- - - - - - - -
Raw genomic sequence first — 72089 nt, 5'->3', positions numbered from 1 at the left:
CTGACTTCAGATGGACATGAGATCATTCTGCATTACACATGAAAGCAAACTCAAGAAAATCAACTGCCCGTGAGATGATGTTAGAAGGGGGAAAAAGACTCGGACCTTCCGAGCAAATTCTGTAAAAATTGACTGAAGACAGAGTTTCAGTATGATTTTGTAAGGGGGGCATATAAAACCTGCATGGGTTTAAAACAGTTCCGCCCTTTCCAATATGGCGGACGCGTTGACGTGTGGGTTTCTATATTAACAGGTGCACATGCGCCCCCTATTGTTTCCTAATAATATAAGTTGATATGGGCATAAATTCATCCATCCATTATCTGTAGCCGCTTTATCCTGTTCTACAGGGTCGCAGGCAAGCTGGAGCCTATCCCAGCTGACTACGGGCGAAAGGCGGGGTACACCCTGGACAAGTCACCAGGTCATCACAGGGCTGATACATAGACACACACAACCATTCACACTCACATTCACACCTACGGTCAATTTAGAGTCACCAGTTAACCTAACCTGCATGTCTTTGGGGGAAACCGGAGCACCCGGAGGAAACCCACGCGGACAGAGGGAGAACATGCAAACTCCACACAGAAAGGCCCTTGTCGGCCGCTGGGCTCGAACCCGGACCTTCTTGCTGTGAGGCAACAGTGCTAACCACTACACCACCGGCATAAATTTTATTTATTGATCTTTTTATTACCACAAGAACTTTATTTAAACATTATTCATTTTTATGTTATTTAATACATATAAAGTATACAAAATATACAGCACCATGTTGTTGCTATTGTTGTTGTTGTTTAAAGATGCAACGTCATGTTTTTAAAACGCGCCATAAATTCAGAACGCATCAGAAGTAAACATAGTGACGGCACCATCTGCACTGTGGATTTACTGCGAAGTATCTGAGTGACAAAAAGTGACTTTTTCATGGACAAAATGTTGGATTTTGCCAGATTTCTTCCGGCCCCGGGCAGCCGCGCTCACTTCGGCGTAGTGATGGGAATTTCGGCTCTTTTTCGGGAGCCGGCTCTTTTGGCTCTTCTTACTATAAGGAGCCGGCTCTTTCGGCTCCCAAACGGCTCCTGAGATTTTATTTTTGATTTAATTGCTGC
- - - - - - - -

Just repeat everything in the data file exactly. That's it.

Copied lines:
Raw genomic sequence first — 72089 nt, 5'->3', positions numbered from 1 at the left:
CTGACTTCAGATGGACATGAGATCATTCTGCATTACACATGAAAGCAAACTCAAGAAAATCAACTGCCCGTGAGATGATGTTAGAAGGGGGAAAAAGACTCGGACCTTCCGAGCAAATTCTGTAAAAATTGACTGAAGACAGAGTTTCAGTATGATTTTGTAAGGGGGGCATATAAAACCTGCATGGGTTTAAAACAGTTCCGCCCTTTCCAATATGGCGGACGCGTTGACGTGTGGGTTTCTATATTAACAGGTGCACATGCGCCCCCTATTGTTTCCTAATAATATAAGTTGATATGGGCATAAATTCATCCATCCATTATCTGTAGCCGCTTTATCCTGTTCTACAGGGTCGCAGGCAAGCTGGAGCCTATCCCAGCTGACTACGGGCGAAAGGCGGGGTACACCCTGGACAAGTCACCAGGTCATCACAGGGCTGATACATAGACACACACAACCATTCACACTCACATTCACACCTACGGTCAATTTAGAGTCACCAGTTAACCTAACCTGCATGTCTTTGGGGGAAACCGGAGCACCCGGAGGAAACCCACGCGGACAGAGGGAGAACATGCAAACTCCACACAGAAAGGCCCTTGTCGGCCGCTGGGCTCGAACCCGGACCTTCTTGCTGTGAGGCAACAGTGCTAACCACTACACCACCGGCATAAATTTTATTTATTGATCTTTTTATTACCACAAGAACTTTATTTAAACATTATTCATTTTTATGTTATTTAATACATATAAAGTATACAAAATATACAGCACCATGTTGTTGCTATTGTTGTTGTTGTTTAAAGATGCAACGTCATGTTTTTAAAACGCGCCATAAATTCAGAACGCATCAGAAGTAAACATAGTGACGGCACCATCTGCACTGTGGATTTACTGCGAAGTATCTGAGTGACAAAAAGTGACTTTTTCATGGACAAAATGTTGGATTTTGCCAGATTTCTTCCGGCCCCGGGCAGCCGCGCTCACTTCGGCGTAGTGATGGGAATTTCGGCTCTTTTTCGGGAGCCGGCTCTTTTGGCTCTTCTTACTATAAGGAGCCGGCTCTTTCGGCTCCCAAACGGCTCCTGAGATTTTATTTTTGATTTAATTGCTGC